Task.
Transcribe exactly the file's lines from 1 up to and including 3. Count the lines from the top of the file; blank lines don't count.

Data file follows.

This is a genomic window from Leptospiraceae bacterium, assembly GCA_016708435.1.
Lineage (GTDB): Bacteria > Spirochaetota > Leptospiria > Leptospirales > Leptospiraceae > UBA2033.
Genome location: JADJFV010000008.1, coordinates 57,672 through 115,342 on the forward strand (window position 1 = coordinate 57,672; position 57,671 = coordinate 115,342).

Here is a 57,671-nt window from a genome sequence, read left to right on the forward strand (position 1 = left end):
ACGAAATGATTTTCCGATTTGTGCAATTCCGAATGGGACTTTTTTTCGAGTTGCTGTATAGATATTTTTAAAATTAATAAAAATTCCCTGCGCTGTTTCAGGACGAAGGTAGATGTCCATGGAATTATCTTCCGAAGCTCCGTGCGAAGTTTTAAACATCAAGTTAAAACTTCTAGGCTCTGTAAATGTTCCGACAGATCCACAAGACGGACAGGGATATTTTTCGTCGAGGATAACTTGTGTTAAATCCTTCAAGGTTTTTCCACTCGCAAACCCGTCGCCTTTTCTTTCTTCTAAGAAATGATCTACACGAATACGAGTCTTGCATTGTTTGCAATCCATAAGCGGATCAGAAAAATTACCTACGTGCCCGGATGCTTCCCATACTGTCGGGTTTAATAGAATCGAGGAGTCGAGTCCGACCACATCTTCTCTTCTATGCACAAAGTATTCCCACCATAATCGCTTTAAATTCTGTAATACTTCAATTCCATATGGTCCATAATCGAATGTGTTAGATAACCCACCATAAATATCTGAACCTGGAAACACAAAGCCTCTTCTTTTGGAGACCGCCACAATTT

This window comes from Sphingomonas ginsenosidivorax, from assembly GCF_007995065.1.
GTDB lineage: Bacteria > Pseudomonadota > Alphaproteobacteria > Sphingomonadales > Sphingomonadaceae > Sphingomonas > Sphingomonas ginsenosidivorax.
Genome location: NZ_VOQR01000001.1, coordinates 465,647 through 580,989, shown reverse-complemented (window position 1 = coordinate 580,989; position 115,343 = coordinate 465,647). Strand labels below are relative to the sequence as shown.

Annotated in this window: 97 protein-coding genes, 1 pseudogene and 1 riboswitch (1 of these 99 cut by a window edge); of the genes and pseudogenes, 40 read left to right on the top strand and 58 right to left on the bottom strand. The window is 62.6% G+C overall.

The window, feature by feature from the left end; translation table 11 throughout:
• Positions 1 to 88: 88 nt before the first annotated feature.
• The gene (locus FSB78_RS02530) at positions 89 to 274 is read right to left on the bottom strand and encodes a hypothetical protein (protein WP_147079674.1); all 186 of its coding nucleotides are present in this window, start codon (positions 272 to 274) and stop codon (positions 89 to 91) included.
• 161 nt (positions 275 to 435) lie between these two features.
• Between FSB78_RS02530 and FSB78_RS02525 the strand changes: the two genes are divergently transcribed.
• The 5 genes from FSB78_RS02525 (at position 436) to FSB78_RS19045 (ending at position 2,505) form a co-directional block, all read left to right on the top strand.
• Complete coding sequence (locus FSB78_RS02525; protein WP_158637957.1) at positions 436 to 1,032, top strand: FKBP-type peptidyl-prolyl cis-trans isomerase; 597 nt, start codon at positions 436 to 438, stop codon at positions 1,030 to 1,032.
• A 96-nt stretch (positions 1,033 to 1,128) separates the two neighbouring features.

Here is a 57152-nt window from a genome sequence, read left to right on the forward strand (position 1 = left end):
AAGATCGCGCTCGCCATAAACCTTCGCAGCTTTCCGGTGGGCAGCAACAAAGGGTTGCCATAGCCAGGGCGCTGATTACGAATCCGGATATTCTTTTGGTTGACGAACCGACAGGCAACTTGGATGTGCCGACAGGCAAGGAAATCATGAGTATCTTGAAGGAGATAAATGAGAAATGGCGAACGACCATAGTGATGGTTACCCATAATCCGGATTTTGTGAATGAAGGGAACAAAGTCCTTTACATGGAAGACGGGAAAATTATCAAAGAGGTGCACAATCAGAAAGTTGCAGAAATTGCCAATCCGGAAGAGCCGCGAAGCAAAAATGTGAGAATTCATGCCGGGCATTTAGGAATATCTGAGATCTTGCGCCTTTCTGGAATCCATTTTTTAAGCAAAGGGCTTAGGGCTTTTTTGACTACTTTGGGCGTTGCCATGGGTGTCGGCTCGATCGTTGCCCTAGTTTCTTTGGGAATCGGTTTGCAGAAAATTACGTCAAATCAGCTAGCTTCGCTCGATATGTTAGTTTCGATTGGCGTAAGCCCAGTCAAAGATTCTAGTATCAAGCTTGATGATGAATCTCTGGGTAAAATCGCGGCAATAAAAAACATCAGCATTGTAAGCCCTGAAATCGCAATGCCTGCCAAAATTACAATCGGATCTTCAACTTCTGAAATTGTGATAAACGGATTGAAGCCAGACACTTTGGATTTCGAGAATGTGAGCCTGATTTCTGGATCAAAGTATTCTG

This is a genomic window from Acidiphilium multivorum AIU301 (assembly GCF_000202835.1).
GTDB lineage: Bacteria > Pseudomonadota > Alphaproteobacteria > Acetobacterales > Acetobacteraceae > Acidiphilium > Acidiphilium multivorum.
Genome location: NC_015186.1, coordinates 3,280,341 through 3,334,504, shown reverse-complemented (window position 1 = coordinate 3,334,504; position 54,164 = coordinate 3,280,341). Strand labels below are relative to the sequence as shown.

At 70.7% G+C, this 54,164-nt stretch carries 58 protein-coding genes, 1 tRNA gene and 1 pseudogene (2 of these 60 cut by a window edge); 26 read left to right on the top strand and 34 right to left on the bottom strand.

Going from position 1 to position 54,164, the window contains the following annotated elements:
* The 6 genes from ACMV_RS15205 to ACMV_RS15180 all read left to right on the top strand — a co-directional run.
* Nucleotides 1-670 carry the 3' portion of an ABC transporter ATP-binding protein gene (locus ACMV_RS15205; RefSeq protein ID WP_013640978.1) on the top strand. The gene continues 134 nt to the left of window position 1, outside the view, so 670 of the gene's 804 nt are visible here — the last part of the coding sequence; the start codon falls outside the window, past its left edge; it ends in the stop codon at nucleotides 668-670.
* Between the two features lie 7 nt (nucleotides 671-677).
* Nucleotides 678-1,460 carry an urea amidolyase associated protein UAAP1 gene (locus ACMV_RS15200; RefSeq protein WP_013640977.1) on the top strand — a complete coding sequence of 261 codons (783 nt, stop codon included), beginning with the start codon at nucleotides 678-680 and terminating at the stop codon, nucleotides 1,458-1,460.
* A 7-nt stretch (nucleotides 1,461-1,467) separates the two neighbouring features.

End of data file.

This is a genomic window from Leptospiraceae bacterium, assembly GCA_016708435.1.
Lineage (GTDB): Bacteria > Spirochaetota > Leptospiria > Leptospirales > Leptospiraceae > UBA2033.
Genome location: JADJFV010000008.1, coordinates 57,672 through 115,342 on the forward strand (window position 1 = coordinate 57,672; position 57,671 = coordinate 115,342).